6 Families Who Are Showing Us The Future Of Homesteading
These dedicated off-gridders are blogging about their lives out of the system and teaching those of us still in it what it's like on the other side, from raising kids without 21st-century utilities to how to keep a yurt warm in winter.
PHOTOGRAPH BY CAMILLE STORCH
Henry Storch built a 200-square-foot cabin in rural Oregon by hand in 2003 before his wife, Camille, joined in him the summer of 2005. Together, they added another few hundred feet, plus two kids (Levi, 7, and Charlotte, 5) and a blog, Wayward Spark. The family is totally off-grid in their now-500-square-foot-home, using propane for heating and stovetop, solar panels and batteries for lights and laptops, and a gravity-driven spring for water. The couple blogs about daily life, runs a breeding and selection program for Northwest honeybees, and manages their retail shop, Old Blue Raw Honey, featuring the raw gold drawn from their own hives. “We are proud that our kids are doing astoundingly well in school both academically and socially,” Camille says. “They don’t seem to be scarred or branded as weirdos from their non-traditional upbringing and living arrangements.”
PHOTOGRAPH COURTESY OF GOODIDEASFORLIFE.COM
Five years ago, fiftysomethings Laurie and Ed Essex left city life behind for a homestead in the Okanagan Highlands of eastern Washington State. Now they blog about it. The couple’s home is perched on a 4,200-foot peak and runs without public utilities, just a deep-water well and solar power. From home, the couple has a sustainability e-store, Good Ideas for Life and their blog, Off Grid Works. “How any people can say they left a cushy city condominium for remote living off grid on a homestead?” Essex says. “We didn’t just change locations. We changed complete lifestyles. Basically, we’ve learned how to survive on our own if we had to, and that’s a good feeling. We’ve learned more about keeping farm animals, operating new equipment, and plowing snow, taking care of our water system, well, septic system, and solar system. Most of all we appreciate the benefits of a healthier lifestyle: better food, cleaner air and water, and way more exercise.”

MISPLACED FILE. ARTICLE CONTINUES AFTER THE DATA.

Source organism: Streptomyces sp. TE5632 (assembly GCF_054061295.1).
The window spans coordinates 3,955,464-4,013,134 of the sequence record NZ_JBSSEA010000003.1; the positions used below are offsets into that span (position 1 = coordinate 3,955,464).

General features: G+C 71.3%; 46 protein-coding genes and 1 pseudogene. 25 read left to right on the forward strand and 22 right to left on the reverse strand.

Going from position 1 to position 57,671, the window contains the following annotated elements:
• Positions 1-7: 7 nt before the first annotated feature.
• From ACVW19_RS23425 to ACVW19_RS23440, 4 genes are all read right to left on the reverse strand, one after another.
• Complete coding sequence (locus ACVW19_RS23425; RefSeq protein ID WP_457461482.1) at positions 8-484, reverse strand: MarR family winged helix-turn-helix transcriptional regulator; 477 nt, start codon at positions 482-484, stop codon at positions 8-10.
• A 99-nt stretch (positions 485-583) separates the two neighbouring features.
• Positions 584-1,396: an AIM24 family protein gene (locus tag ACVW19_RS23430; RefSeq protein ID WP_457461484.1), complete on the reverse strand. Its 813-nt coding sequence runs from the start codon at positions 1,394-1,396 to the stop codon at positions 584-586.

PHOTOGRAPH BY TERI PAGE/HOMESTEAD-HONEY.COM
The words “no running water” and “children” could strike terror into a parent’s heart, but not for Teri Page and Brian Thomas. Teri blogs about raising kids Everett, 4, and Ella, 7, in a northeast Missouri home that uses a water catchment and filtration system for all drinking and cooking. Water from the roof goes right back into the farm, and human waste is disposed of using a composting toilet. A photovoltaic system supplies electricity. “The only things that one might consider on-grid are a cell phone and wireless Internet,” Teri says. “We have built our homestead from scratch in two years. We started with a raw piece of land, and worked really hard to build a 350-square-foot home, solar electric, water catchment, gardens, orchards, outbuildings, and more with our own two hands. We rely on a nearby farm pond for bathing and cleaning water. Keeping two farm kids clean with no running water can be challenging, but otherwise, it’s our new normal.”
PHOTOGRAPH COURTESY OF ESTHEREMERY.COM